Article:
MAJURO â€” A California-based volunteer medical group that started service in the Marshall Islands over 30 years ago is now expanding to many of the other United States-affiliated islands in the Pacific.
Canvasback Missions is planning to provide five medical team visits to Ebeye and Majuro next year as it expands its services to Palau, the Federated States of Micronesia and possibly American Samoa.
For the first time since it started providing teams of medical professionals to the Marshall Islands in the mid-1980s, Canvasback is expanding with its first medical mission to Palau in October, and has been asked by officials in American Samoa to extend its services there. It resumed services to the Federated States of Micronesia recently.
An ear-nose-throat or ENT medical team visit for Majuro scheduled for this month was postponed due to non-working diagnostic equipment at Majuro hospital.
It has now been rescheduled for February 1-12, one of two visits Majuro will receive in 2016.
In March, a gynecology team will visit. A visit earlier this year by a gynecology team diagnosed numerous late-stage cancers among women, with doctors saying they rarely see cancers this advanced in patients in the United States.
Ebeye Island will see three team visits with different specialties in 2016: ophthalmology, dental and dermatology teams will visit Ebeye next year.
The continuous provision of dental teams to Ebeye is now paying off, Canvasback co-founder Jacque Spence said Friday.
She was on Ebeye earlier this month with a dental team, the fifth year in a row that Canvasback has provided a dental team in response to requests from Ebeye hospital management.
When Canvasback sent its first dental team to Ebeye five years ago, they were astounded with the overall dental problems among children on the island, which is the most densely populated island in the Pacific with over 10,000 people on about 78 acres of land.
â€œIf a child showed up with teeth like that in the U.S., youâ€™d have to report them to Child Protective Services,â€ she said.
â€œThis month was our fifth year of annual dental visits and we are seeing good looking teeth now from the use of sealants.â€
All second to fifth grade students on Ebeye are run through the dental visit, meaning Ebeye dental staff and Canvasback dentists get to see most of these children for repeat visits over a several year period, providing an opportunity for prevention application of tooth sealants and cleaning.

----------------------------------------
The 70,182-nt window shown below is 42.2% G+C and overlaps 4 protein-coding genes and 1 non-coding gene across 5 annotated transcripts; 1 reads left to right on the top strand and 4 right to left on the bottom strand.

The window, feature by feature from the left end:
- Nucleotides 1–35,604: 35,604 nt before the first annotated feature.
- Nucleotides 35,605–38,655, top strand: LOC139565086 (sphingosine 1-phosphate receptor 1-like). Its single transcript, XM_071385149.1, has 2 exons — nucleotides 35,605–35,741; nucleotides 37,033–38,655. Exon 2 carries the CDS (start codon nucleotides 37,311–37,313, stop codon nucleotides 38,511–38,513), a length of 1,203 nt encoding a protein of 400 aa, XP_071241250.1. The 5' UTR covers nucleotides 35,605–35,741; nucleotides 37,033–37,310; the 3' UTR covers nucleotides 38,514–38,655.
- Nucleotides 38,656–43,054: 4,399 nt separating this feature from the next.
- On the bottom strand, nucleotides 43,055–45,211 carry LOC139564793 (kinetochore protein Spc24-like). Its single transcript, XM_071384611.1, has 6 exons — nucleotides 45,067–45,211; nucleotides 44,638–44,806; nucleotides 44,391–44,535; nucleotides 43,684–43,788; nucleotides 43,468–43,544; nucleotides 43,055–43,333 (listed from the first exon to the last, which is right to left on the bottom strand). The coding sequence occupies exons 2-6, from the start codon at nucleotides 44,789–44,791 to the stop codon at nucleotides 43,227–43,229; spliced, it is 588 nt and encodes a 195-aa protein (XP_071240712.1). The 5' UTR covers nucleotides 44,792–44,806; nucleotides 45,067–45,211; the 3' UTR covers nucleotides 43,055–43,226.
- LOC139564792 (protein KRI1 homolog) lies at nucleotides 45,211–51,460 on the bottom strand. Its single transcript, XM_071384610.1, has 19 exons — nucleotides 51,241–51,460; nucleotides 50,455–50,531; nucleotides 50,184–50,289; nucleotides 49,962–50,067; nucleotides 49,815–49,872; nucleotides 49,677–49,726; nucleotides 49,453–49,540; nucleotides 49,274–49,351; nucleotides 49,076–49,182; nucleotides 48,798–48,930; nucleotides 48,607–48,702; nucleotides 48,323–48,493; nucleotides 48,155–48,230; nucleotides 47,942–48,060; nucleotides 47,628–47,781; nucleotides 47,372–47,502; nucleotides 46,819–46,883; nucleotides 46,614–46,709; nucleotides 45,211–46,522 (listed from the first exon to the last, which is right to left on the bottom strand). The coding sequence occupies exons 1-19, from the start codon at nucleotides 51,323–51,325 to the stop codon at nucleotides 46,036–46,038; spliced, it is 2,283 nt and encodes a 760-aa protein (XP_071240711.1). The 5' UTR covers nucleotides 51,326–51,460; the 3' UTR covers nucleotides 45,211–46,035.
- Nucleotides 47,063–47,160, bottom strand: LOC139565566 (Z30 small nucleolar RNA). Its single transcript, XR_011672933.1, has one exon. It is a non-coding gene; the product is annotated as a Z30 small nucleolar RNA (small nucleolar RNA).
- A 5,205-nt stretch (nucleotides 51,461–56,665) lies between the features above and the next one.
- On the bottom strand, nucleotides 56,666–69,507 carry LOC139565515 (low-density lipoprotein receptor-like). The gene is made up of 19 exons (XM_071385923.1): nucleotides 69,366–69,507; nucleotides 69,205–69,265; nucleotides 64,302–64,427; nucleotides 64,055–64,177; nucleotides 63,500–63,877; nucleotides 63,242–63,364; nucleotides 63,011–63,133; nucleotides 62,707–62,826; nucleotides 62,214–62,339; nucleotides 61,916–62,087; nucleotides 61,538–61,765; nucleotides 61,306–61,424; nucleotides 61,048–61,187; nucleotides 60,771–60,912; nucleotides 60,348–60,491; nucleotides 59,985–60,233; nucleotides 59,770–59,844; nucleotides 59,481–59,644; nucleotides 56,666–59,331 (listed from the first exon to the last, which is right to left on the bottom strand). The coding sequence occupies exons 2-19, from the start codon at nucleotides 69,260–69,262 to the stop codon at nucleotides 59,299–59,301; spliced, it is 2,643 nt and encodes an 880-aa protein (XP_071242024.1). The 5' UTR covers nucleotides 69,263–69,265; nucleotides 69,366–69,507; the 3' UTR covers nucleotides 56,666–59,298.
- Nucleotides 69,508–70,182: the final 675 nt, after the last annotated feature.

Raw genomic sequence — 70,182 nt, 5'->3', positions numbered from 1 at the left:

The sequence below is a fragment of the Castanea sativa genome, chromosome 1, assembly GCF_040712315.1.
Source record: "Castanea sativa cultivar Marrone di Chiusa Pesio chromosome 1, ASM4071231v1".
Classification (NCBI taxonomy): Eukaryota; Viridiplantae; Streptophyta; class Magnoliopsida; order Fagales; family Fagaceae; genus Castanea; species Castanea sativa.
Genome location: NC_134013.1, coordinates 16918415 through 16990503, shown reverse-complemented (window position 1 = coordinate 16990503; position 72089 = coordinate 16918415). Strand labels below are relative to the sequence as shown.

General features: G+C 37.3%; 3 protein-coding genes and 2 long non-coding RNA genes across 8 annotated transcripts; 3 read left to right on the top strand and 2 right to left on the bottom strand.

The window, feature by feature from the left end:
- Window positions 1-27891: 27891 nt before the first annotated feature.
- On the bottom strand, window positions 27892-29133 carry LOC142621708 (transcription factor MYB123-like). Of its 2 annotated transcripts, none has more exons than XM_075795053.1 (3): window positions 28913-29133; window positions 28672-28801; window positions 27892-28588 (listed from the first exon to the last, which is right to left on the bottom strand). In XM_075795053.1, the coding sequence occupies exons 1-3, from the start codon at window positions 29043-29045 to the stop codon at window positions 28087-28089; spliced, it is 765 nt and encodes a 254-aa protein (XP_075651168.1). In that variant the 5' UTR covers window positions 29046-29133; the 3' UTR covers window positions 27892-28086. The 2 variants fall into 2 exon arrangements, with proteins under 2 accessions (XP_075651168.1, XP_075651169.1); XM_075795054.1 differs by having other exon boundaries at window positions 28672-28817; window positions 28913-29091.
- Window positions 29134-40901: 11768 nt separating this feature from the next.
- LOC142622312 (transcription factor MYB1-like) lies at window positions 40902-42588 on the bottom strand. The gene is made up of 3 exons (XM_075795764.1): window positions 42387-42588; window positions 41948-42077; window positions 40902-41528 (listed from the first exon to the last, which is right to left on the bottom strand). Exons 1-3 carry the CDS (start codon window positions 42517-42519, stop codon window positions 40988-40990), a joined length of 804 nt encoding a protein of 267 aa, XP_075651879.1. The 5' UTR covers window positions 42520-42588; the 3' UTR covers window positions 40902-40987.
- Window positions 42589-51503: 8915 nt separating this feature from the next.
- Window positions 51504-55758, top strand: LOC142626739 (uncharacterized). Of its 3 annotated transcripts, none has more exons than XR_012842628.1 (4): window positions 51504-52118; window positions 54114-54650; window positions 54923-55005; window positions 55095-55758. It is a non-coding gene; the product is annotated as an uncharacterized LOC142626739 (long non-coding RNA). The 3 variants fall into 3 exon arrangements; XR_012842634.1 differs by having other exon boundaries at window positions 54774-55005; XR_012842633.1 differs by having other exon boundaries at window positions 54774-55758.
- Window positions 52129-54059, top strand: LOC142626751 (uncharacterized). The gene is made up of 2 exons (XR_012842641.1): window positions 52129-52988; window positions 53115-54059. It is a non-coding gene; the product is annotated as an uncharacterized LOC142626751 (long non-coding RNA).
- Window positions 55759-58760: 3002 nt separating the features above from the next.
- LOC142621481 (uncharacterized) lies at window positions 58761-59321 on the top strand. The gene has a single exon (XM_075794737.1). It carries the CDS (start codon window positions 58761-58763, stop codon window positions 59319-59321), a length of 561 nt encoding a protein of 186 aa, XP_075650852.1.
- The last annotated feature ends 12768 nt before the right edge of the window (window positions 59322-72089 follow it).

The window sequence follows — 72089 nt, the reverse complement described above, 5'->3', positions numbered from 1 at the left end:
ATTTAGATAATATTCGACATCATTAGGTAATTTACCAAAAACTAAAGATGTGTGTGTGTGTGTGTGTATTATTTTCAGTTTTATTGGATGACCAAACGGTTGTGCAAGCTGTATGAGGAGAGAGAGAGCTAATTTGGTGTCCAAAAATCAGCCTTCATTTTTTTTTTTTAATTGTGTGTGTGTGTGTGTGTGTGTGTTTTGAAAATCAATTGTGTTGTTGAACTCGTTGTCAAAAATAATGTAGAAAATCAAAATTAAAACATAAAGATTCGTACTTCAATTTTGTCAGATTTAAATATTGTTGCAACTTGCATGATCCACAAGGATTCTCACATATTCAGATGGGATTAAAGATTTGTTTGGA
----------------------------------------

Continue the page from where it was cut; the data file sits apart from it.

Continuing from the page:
Spence said the California-based group is taking an orthopedic team to Palau in October â€” the first time for Canvasback to work with Palauâ€™s Ministry of Health to provide services.
The Ministry of Health in Majuro requested an orthopedic visit to Majuro hospital, but Canvasback says it cannot be scheduled until the hospital hires an orthopedic doctor, one of a number of specialty medical fields lacking at the facility.
Follow up is critical to orthopedic services provided to patients during a two-week mission by Canvasback, which is why having an orthopedic doctor in place at Majuro hospital is a must before a visit can be scheduled, Spence said, adding that she understands one is soon to be hired.
Canvasback has worked in partnership with the Ministry of Health since the mid-1980s, first employing sailing vessels to deliver medical teams to remote outer islands.
In recent years, it has shifted its focus to Majuro and Ebeye, where 75 percent of the 55,000 islanders reside.
Spence said American Samoa asked for a team in 2016 and â€œweâ€™re looking into it.â€
She expects to receive requests from the FSM for 2016 visits following up on a visit they made this year to Yap state.
It takes Canvasback months to obtain the hundreds of thousands of dollars in donations of medical supplies, equipment and medicines that it brings to support each medical mission, which makes advance planning from the islands to be visited an essential part of the package, Spence said.